Pipilotti Rist

Pipilotti Rist, Mercy Garden Retour Skin, 2014, six-channel HD video installation, sound, carpet, pillows. Installation view of the 19th Biennale of Sydney (2014) at the Museum of Contemporary Art Australia. Courtesy the artist; Hauser & Wirth; and Luhring Augustine. Music: Heinz Rohrer. Atelier Rist Project Team: Judith Lava, Antshi von Moos, Tamara Voser. Created for the 19th Biennale of Sydney and made possible through the generous support of Andrew Cameron Family Foundation. Photograph: Gunther Hang
Pipilotti Rist, Mercy Garden Retour Skin, 2014, six-channel HD video installation, sound, carpet, pillows. Installation view of the 19th Biennale of Sydney (2014) at the Museum of Contemporary Art Australia. Courtesy the artist; Hauser & Wirth; and Luhring Augustine. Music: Heinz Rohrer. Atelier Rist Project Team: Judith Lava, Antshi von Moos, Tamara Voser. Created for the 19th Biennale of Sydney and made possible through the generous support of Andrew Cameron Family Foundation. Photograph: Gunther Hang

Born 1962 in Grabs, Switzerland
Lives and works in Zurich, Switzerland

Lush and Edenic, sexy but sinless, the hedonistic pleasure worlds created by Pipilotti Rist delight, revive and relax. Her vivid video environments take the viewer into an elemental dream state: earth, wind, fire and water are all alchemically activated in her mesmerising loops of trippy experience. A new creation for the 19th Biennale of Sydney: You Imagine What You Desire, Mercy Garden Retour Skin (2014) offers audiences an aquarium of experience. The huge walls of the Museum of Contemporary Art Australia are splashed with Rist’s dazzling visions, inspired by alpine and village life. Visitors are encouraged to lie and sit, cuddling up to their person cushions; happy companions in this special, hyper-visual universe.

Rist creates immersive art installations that consume both mind and body. Since the 1980s the Swiss artist has gained considerable international attention, notably for her evocative video works resembling dream-like, sensual pleasure-worlds of vivid colour and light. Her microcosms are ethical places made with deliberate joy and optimism – restorative, refreshing worlds for the times in which we live. They contemplate ecology, science and human symbiosis with nature, to make us aware of our obligations in which care of the all, and the other, is care of the self. Her work unites nature and culture, re-creating and representing their delights through the reveries of her exuberant imagination.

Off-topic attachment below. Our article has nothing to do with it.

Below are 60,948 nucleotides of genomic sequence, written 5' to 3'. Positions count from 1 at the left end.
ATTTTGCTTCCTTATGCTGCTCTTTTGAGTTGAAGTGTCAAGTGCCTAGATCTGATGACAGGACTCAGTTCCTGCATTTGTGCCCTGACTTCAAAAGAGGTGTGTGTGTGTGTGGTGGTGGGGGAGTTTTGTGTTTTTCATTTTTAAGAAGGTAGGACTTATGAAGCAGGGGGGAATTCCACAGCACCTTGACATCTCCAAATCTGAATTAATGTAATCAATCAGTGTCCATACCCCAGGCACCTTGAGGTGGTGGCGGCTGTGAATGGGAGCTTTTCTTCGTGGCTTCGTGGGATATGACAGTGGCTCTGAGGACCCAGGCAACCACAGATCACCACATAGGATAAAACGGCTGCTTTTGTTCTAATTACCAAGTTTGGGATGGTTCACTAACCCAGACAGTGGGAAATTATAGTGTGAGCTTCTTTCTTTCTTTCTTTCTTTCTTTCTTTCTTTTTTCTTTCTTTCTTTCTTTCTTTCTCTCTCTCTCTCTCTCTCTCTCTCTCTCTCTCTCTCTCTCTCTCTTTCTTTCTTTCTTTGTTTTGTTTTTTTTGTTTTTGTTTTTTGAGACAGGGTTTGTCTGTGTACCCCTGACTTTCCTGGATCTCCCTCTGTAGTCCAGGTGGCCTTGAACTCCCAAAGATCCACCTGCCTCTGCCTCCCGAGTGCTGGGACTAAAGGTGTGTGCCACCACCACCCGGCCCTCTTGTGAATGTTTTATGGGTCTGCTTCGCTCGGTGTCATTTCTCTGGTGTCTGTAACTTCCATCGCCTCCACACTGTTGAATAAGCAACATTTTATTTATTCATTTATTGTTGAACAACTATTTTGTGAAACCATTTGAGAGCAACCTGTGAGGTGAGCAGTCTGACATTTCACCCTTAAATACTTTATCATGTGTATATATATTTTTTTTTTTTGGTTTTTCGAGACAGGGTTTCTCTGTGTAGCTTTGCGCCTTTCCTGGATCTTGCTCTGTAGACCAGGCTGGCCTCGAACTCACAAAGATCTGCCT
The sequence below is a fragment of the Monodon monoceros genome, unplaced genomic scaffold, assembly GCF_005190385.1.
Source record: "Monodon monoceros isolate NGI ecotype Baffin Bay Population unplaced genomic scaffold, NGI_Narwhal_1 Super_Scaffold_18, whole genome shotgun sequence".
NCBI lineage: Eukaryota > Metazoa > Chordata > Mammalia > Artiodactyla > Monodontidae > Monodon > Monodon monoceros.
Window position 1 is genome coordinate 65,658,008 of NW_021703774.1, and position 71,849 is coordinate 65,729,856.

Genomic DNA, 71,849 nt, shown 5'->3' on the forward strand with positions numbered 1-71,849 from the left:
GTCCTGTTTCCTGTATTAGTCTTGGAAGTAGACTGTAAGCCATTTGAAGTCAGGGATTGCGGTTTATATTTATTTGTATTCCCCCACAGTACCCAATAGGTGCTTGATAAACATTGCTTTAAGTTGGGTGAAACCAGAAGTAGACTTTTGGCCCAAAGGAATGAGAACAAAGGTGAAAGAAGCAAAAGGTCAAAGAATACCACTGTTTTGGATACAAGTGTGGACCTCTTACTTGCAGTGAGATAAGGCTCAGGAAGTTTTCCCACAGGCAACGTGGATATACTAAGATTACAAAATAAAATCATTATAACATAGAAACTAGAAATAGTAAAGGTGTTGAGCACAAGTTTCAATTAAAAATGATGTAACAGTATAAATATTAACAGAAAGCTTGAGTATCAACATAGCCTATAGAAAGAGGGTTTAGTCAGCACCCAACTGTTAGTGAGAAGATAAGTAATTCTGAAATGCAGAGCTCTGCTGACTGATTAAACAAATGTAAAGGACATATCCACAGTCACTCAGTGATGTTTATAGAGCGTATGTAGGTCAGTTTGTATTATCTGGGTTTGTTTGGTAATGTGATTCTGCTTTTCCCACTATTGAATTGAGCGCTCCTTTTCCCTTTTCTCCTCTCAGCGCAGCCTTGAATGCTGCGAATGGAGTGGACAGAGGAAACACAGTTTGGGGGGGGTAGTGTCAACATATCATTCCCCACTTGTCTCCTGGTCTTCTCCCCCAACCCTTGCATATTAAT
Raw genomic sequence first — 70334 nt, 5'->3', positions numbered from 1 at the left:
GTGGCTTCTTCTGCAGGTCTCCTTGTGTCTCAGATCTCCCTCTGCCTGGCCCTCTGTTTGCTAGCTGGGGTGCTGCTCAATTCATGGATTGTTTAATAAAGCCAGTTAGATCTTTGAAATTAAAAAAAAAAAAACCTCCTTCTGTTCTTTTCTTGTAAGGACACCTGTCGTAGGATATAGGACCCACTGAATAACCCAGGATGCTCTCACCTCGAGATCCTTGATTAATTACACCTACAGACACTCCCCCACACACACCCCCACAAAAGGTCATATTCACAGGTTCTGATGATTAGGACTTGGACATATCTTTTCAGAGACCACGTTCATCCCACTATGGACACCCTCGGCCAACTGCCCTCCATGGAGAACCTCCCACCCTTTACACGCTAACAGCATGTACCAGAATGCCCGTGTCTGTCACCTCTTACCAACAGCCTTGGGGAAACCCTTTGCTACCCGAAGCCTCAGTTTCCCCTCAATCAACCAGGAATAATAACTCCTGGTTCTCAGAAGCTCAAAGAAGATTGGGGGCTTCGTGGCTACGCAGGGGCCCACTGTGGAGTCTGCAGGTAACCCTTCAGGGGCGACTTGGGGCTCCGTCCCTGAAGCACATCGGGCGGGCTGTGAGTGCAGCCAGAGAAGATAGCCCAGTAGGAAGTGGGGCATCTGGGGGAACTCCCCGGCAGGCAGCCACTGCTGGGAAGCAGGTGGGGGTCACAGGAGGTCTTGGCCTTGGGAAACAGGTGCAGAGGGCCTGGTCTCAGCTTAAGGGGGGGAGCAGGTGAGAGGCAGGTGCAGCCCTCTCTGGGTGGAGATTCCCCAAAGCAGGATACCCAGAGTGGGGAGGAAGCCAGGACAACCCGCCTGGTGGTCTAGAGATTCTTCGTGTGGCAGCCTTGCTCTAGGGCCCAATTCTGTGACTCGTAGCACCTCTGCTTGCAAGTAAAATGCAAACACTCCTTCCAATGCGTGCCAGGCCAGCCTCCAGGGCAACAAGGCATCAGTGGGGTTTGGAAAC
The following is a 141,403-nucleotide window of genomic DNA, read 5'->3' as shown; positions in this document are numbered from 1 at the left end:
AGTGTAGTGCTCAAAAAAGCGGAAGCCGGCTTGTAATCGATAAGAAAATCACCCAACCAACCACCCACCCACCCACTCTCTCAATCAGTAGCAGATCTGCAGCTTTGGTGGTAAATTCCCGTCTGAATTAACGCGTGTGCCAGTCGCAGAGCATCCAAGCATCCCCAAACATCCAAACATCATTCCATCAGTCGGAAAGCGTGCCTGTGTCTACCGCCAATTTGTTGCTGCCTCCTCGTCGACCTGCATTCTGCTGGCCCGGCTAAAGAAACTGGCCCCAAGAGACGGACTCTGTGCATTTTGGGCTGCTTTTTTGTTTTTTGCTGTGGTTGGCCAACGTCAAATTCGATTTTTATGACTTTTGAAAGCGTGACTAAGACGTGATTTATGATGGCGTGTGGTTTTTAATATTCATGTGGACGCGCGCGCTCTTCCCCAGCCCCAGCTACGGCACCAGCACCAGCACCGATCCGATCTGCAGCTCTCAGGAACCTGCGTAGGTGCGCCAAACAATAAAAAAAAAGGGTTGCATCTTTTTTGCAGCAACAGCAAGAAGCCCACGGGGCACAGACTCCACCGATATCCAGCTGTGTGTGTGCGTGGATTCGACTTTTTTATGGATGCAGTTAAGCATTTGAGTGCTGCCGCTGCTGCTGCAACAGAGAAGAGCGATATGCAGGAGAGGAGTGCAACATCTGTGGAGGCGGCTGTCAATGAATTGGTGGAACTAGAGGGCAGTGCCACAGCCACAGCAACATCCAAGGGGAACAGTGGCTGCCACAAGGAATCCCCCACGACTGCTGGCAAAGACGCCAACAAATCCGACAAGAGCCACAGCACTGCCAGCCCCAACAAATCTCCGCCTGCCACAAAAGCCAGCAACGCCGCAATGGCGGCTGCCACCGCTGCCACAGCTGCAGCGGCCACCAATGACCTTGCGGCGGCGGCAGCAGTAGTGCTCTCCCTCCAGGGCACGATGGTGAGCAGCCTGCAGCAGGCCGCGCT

Much of our lives is spent attending to screens and pixelated images. Rist borrows techniques from film and television and drastically alters them; removing them from their square-screen format and allowing moving images to appear in unassuming places – from the tiny inside of a liquor bottle, shell or woman’s handbag, to the wondrously huge projections across entire galleries and on church ceilings. Rist is profoundly interested in the perception of colour, particularly the common distaste towards colour that is vivid or intense. Her works are a celebration of the minutiae or details in life, often incorporating elements of nature in her examination of themes including gender, sexuality and the human body.

As Rist intends her work to physically engage the body of the viewer, she pays much attention to the way in which her works are installed. She seeks comfort for the audience – referring to art as a service and herself as a service provider – and so frequently includes beanbags, couches or piles of carpet as part of her installations. As her projections grow increasingly larger, so the viewer becomes eclipsed by the scale of the illumination. Sprawled before or beneath her works, the audience is encouraged to relax and let Rist’s hedonistic and spectacular world of opulence seep in.

Pour Your Body Out (7354 Cubic Meters) (2008) was a towering site-specific installation that filled the atrium of the Museum of Modern Art, New York, in swarming pools of light. Commissioned especially for the atrium space (and titled for the 7354 cubic metres that make up its volume), the work consisted of a sequence of 25-foot-high moving images, which visitors could experience while walking through the space, or sprawled on bespoke seating in the centre of the room. Pour Your Body Out was a directive, a wish, addressed to the body of each viewer; the artist hoped the largesse of the space would encourage bold movement and expansion in both mind and body.

Rist’s works have been exhibited widely at institutions and festivals worldwide, with recent solo shows held at Guangdong Times Museum, Guangzhou (2013); Henry Art Gallery, University of Washington, Seattle (2013); Leeum, Samsung Museum of Art, Seoul (2012); Centraal Museum Utrecht (2012); Hayward Gallery, London (2011–12); Australian Centre for Contemporary Art, Melbourne (2011); Museum of Contemporary Art Tokyo (2010); Kiasma Museum of Contemporary Art, Helsinki (2009); Museum of Modern Art, New York (2008); and Centre Pompidou, Paris (2007), among many others. Her work has been included in group exhibitions internationally at Talbot Rice Gallery, University of Edinburgh (2013); Institute of Contemporary Art Boston (2013); Hirshhorn Museum and Sculpture Garden, Washington DC (2013); 21st Century Museum of Contemporary Art, Kanazawa (2012); Nikolaj Kunsthal, Copenhagen Contemporary Art Centre (2012), 54th Venice Biennale (2011); Istanbul Modern (2011); Solomon R. Guggenheim Museum (2010); Museum of Contemporary Art, Los Angeles (2009); 49th October Salon, Belgrade (2008); and Museo d´Arte Contemporanea, Rome (2007). In 2000 New York’s Public Art Fund commissioned Open My Glade for Times Square, and in 2005 Rist represented Switzerland at the 51st Venice Biennale.

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